Sell your car today Dealers bid to buy your car!

Can you pay off car finance early?

October 04, 2022 by

Considering paying off your car finance early? This guide explains how you can go about it, and if it’s the right thing to do for you.

If you’ve bought your car on finance, you might think you’re locked into making every payment through to the end of your contract.

Sometimes though, factors in your life may change that. The good news is you do have options that could allow you to end your car finance early. This guide explains how, and when it might be a good idea to consider it.

Why pay off car finance early?

You may have a number of reasons why you’re considering paying off the remainder of your car finance before the end of your agreed term.

It could be for positive reasons – you may have your eye on a newer car, or you may love the current car you’re in and have the funds necessary to buy it outright immediately.

Equally, you may find that you don’t need a car anymore and could do without the monthly expense.

You do have options when it comes to ending your agreement early.

What rights do I have when ending my car finance early?

Under Section 99 of the Consumer Credit Act 1974, you have the right to voluntarily end a Personal Contract Purchase (PCP) or a Hire Purchase (HP) agreement.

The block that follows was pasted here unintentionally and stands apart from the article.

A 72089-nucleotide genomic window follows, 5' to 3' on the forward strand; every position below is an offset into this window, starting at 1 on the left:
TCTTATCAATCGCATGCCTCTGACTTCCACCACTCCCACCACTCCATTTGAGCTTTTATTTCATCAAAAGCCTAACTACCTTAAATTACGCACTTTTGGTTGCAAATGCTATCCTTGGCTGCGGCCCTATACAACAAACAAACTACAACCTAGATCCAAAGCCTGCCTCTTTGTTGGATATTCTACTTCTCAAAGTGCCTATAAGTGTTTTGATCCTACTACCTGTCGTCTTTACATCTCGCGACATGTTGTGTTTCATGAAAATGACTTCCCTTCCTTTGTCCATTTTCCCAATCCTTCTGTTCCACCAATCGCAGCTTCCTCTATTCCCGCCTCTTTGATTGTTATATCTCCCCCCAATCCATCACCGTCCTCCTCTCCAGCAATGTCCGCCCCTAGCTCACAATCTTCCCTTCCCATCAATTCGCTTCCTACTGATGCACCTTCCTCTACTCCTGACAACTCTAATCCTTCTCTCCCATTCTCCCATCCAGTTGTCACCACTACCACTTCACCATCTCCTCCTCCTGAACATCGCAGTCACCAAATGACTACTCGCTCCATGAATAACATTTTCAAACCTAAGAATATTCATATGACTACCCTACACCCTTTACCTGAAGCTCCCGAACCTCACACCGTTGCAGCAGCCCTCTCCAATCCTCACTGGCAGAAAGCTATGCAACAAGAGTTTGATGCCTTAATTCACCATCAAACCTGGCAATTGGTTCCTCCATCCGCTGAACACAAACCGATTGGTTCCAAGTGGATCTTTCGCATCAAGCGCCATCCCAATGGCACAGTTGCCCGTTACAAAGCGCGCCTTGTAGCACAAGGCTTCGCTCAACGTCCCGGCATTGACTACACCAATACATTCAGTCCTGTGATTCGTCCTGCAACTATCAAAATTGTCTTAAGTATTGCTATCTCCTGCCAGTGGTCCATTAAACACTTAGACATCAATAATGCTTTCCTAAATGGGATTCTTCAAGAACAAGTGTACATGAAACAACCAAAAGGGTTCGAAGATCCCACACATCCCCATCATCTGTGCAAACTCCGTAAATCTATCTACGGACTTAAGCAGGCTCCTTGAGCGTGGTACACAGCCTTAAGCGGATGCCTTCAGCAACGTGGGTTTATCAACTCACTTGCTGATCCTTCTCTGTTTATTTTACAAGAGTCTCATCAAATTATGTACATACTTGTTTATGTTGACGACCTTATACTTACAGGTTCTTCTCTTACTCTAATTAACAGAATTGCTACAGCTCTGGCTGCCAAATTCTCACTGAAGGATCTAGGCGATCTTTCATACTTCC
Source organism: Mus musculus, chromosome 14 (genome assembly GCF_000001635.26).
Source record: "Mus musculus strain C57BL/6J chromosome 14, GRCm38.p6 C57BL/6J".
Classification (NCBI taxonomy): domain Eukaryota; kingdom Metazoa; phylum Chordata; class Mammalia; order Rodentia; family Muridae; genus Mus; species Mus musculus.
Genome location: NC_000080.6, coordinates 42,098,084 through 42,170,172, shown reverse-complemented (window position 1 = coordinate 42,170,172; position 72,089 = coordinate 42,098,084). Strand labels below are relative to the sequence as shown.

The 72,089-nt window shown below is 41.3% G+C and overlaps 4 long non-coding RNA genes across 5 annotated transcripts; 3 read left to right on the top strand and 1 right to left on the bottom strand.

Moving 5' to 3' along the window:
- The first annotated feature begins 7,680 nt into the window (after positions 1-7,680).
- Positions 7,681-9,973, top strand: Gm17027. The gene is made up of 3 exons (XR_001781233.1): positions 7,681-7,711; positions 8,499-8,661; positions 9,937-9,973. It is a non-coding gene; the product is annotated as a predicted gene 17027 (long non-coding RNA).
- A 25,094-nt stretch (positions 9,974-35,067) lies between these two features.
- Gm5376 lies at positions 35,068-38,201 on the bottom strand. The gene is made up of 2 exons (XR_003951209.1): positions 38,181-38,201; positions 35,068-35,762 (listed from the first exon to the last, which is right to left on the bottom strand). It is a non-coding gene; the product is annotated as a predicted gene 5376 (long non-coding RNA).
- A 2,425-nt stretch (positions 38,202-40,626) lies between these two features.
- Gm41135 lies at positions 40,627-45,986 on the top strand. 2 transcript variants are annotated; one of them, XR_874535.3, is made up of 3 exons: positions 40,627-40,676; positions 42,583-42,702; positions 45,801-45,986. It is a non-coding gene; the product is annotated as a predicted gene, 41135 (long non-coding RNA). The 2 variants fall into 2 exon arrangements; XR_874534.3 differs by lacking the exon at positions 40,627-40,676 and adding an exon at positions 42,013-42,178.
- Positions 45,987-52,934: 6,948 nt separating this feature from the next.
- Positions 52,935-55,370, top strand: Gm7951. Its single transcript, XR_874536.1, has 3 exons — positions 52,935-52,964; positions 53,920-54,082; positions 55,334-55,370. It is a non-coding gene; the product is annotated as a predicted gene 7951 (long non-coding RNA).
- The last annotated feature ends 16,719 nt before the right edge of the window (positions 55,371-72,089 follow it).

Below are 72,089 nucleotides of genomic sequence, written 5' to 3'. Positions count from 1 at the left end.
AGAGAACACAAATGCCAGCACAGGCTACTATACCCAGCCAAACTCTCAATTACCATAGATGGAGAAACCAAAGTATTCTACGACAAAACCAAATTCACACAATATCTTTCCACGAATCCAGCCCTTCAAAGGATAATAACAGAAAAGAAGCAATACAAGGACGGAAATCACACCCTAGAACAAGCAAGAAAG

However, it’s not as simple as just cancelling your payments. Both types of finance have stipulations that outline when (and how) you can end an agreement early.

What should I be aware of?

When you take out a finance deal to purchase a car, you’re entering into a legally binding contract that is designed to run for a specific length of time – three years, perhaps.

Such contracts will typically have provisions for you to exit the agreement early, but there will be conditions that need to be met in order for this to occur. It may also be more financially advantageous to see the contract through to the end of its duration, if you can.

Ending a Personal Contract Purchase (PCP) agreement early

Personal contract purchase agreements are by far and away the most popular instrument for financing a new car. PCPs see you pay a deposit and monthly repayments over a fixed term (typically three or four years), with these monies paying off the car’s depreciation.

At the end of the deal you can either hand the car back, owing and owning nothing; make the final balloon payment to own the car outright; or use any ‘equity’ accrued (because your deposit and monthly repayments amounted to more than than the car is worth at the end of the deal) to go towards a new-car purchase. Our guide to PCP finance has more details.

If you wish to voluntarily terminate a PCP deal you’ll need to have paid at least 50% of the total finance amount.

Keep in mind this isn’t just half of the car’s value. It includes the initial deposit, the sum of all monthly payments (plus interest) and the optional final ‘balloon’ payment (the optional fee at the end of your agreement that you can pay if you want to legally own the car outright.)